Thursday, January 10, 2013

“Twelve Months of SPAM”




c. 2012 Rod Ice
All rights reserved
(1-13)





As I have observed here before, the best columns seem to write themselves.
A recent example of this truism appeared when my I received a unique calendar from my sister and her family, for Christmas. It was composed of old ads for the well-known dinner-in-a-blue-can, called SPAM.
George A. Hormel first established his Minnesota-based company in 1891. After years of successfully selling meat products, he introduced the world’s first canned ham in 1926. The debut was an omen of sorts, hinting at future glory for his firm. Eleven years later, the company created SPAM, the “new Hormel meat.”
Colorful phrases peppered company literature, using the lingo of an emerging hipness in domestic style. “Cold or hot,” Hormel promised, “SPAM hits the spot!”
The calendar I received used promotional material from the classic, late 1940’s period. After World War II, American consumers were literally hungry for products of all kinds. SPAM was offered as the centerpiece for a variety of new meal creations. Yet the themes reflected a kind of dietary rowdiness that would not translate into modern terms.
There was no gastronomic correctness in that bygone era. Instead, the full-flavored dishes suggested by Hormel were unafraid of sodium and saturated fats:

SPAM ‘n’ Limas (January 2013 page)

“Make a Spanish sauce of canned tomatoes, chopped onions, green peppers and celery leaves with a little salt, sugar, lard. Add to fresh or frozen precooked limas in casserole, partly bury 8 or 10 slices of SPAM in top, garnish with pimiento squares and bake 25 minutes at 350 degrees.”

Imagine... adding lard to SPAM? Remember, this was the Baby-Boom era.
Hormel also tried to push the product as perfect for those seeking lighter meal alternatives. Cold-and-straight-from-the-can, this lovable meat-brick was offered as a perfect way to dine on a hot, summer day:

SPAM ‘n’ Salad (February 2013 page)

“Chill SPAM and cut generous slices just as it comes from the can. Add an old fashioned tomato-cucumber-lettuce salad... spiced apples for contrast... and you can offer the family an attractive, delicious luncheon or supper... ready in a jiffy.”

The “in a jiffy” part was undeniably important, as America was getting back to work after years of conflict in Europe and Asia. Soldiers coming home were used to such canned foods. Meanwhile, homemakers eagerly accepted them as economical and easy to use.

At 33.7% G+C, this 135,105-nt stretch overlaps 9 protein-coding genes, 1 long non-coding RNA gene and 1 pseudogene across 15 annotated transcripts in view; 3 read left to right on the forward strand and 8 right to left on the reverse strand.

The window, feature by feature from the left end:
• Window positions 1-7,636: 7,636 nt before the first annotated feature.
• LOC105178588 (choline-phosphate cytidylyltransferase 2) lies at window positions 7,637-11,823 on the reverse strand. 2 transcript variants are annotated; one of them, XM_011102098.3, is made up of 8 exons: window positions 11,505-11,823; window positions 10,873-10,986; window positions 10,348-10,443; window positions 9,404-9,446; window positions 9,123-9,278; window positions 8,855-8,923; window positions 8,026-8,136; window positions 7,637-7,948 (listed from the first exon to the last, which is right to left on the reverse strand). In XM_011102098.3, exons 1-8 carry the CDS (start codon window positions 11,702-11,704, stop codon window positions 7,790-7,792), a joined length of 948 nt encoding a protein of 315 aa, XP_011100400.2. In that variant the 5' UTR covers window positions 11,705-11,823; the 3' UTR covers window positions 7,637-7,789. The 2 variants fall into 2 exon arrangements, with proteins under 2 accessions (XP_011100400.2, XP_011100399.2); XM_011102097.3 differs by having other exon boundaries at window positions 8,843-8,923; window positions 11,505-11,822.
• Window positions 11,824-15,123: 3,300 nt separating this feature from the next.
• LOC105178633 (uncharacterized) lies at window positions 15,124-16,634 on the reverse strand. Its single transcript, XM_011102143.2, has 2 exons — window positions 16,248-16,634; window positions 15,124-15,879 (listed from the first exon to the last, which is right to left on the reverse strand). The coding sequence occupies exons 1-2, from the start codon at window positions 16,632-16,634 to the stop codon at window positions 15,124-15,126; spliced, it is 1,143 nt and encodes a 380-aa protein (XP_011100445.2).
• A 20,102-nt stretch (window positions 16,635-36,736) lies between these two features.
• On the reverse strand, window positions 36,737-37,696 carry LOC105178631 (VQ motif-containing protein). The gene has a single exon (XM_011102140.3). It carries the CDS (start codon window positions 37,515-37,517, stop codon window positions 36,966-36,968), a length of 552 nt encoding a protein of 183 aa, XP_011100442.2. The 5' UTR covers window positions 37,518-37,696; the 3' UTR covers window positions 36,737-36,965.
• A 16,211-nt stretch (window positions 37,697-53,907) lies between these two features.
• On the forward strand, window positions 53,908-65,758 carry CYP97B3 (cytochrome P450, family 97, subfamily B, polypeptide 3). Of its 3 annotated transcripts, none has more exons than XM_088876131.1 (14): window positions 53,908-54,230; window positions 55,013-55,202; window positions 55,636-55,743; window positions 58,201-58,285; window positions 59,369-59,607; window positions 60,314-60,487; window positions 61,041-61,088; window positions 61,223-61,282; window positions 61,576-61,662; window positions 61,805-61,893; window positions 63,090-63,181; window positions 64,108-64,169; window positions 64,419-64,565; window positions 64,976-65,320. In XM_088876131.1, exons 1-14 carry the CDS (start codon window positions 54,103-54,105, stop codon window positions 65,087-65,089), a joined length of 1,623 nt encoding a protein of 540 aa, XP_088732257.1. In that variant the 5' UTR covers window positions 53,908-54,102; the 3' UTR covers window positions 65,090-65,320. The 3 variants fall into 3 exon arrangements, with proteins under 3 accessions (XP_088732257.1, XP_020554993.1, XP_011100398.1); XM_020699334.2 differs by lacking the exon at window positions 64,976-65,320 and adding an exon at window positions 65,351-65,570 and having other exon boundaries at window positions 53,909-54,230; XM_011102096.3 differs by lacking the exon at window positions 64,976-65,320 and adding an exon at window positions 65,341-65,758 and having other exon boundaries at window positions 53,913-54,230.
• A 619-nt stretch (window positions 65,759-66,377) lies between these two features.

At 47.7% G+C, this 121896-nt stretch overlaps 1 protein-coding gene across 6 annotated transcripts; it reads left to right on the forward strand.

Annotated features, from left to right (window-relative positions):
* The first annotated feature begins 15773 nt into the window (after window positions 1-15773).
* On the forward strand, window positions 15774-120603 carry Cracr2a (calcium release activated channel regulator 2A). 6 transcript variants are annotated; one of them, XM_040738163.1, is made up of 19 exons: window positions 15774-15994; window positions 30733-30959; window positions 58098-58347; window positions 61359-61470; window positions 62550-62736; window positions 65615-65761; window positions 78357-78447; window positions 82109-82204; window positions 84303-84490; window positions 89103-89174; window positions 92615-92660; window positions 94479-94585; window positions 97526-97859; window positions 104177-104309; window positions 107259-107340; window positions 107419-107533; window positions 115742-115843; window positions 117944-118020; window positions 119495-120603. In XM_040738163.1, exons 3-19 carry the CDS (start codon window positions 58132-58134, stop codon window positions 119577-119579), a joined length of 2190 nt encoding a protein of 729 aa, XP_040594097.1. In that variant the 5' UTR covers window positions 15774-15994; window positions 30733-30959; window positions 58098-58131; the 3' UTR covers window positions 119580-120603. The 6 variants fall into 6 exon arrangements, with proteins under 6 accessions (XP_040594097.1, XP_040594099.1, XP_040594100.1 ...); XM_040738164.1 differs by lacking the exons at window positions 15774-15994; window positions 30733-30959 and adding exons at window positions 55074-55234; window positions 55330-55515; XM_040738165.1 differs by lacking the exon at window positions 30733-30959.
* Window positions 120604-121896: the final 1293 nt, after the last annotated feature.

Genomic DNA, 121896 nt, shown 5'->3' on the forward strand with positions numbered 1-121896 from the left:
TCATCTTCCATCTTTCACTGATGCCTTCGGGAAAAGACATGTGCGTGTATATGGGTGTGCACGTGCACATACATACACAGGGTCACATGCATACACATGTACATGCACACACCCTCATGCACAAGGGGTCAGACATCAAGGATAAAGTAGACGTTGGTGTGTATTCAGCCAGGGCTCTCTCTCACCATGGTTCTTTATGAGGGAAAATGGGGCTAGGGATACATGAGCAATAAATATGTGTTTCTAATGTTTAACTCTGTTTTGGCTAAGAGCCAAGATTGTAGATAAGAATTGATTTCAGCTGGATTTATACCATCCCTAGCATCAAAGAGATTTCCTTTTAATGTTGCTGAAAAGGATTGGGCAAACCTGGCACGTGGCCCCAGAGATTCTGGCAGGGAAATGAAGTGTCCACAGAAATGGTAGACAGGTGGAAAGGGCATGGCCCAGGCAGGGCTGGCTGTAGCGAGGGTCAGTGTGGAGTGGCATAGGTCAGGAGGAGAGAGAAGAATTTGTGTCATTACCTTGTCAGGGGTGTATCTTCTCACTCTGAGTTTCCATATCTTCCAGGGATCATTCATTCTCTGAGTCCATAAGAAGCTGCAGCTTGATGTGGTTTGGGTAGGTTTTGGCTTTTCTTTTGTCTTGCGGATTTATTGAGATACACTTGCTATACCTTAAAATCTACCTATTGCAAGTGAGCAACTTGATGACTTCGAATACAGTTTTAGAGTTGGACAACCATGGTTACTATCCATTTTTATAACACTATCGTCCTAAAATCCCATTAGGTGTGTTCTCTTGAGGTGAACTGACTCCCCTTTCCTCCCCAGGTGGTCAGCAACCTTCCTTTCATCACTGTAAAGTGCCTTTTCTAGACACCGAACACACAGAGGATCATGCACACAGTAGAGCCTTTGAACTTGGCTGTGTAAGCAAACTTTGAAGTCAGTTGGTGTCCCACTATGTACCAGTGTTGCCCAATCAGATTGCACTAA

The company even dared to pair their metal-clad meat with fruit:

Fiesta Peach SPAM Bake (May 2013 page)

“Golden-ripe cling peaches from California bake with savory pure-pork SPAM for a memorable main dish. It’s easy to fix. Simply drain a No. 2 ½ can cling peach slices, saving syrup. Slice a whole SPAM almost, but not quite, through, into 5 sections. Place in shallow baking dish. Insert peaches between the SPAM slices. Arrange remaining peaches around SPAM. Pour over ¼ cup peach syrup, blended with 2 tbsp. brown sugar. Stud with cloves. Bake at 375 degrees about 35 minutes.”

In the late 40’s, Jay C. Hormel introduced a traveling troupe of sixty entertainers called the “Hormel Girls.” They appeared across the nation, and had a top-rated weekend program on various radio networks. Known to travel in a fleet of matching Chevrolets, they were originally comprised of military veterans. All were subject to strict rules for appearance and conduct. The ladies marched, sang, danced... and sold SPAM.
Hormel pursued an aggressive business strategy that yielded great success. In recipe terms, they followed the same path, suggesting ideas like wood-plank-grilling years before they became known to most Americans:

Planked SPAM (June 2013 page)

“Score a whole SPAM and rub with brown sugar. Surround it on the plank with tomato slices capped with large mushrooms doused in butter. Bake 25 minutes in hot oven, then ring with mashed potatoes and slip back in the oven for quick browning. Bring to table, plank and all... and be greeted with cheers.”

My calendar concluded with a fireworks salute of rapid-fire images. A festive SPAM Summer Platter, with sliced meat, tomatoes stuffed with lettuce, celery stalks, and Swiss cheese. SPAM with pancakes, or waffles. SPAM and baked beans. A California SPAM-burger served on a bun with sliced tomato, onion, and melted cheese. SPAM with scalloped potatoes. Baked SPAM studded with cloves, then basted with a sauce made of vinegar, brown sugar, mustard and water. Even SPAM spaghetti.
In addition to kitchen concoctions, one vintage ad urged restraint when the tinned meat was temporarily unavailable:  

Don’t Blame Your Grocer (October 2013 page)

“Don’t blame your grocer when he’s out of SPAM. Jack Thompson, Hormel man now with anti-aircraft battery, writes of the amount of SPAM being used by the armed forces: ‘Because I am far away doesn’t mean I am missing Hormel meats. We have SPAM quite often here.’”

Quite often, I wondered? Like every day for weeks and months on end?
The enduring appeal of SPAM cannot be denied, in modern terms. Even by those who avoid such undisciplined dietary abandon. Hormel hit a homerun in 1937. And that blue ball is still soaring, today... over Geauga County, USA, and the world.

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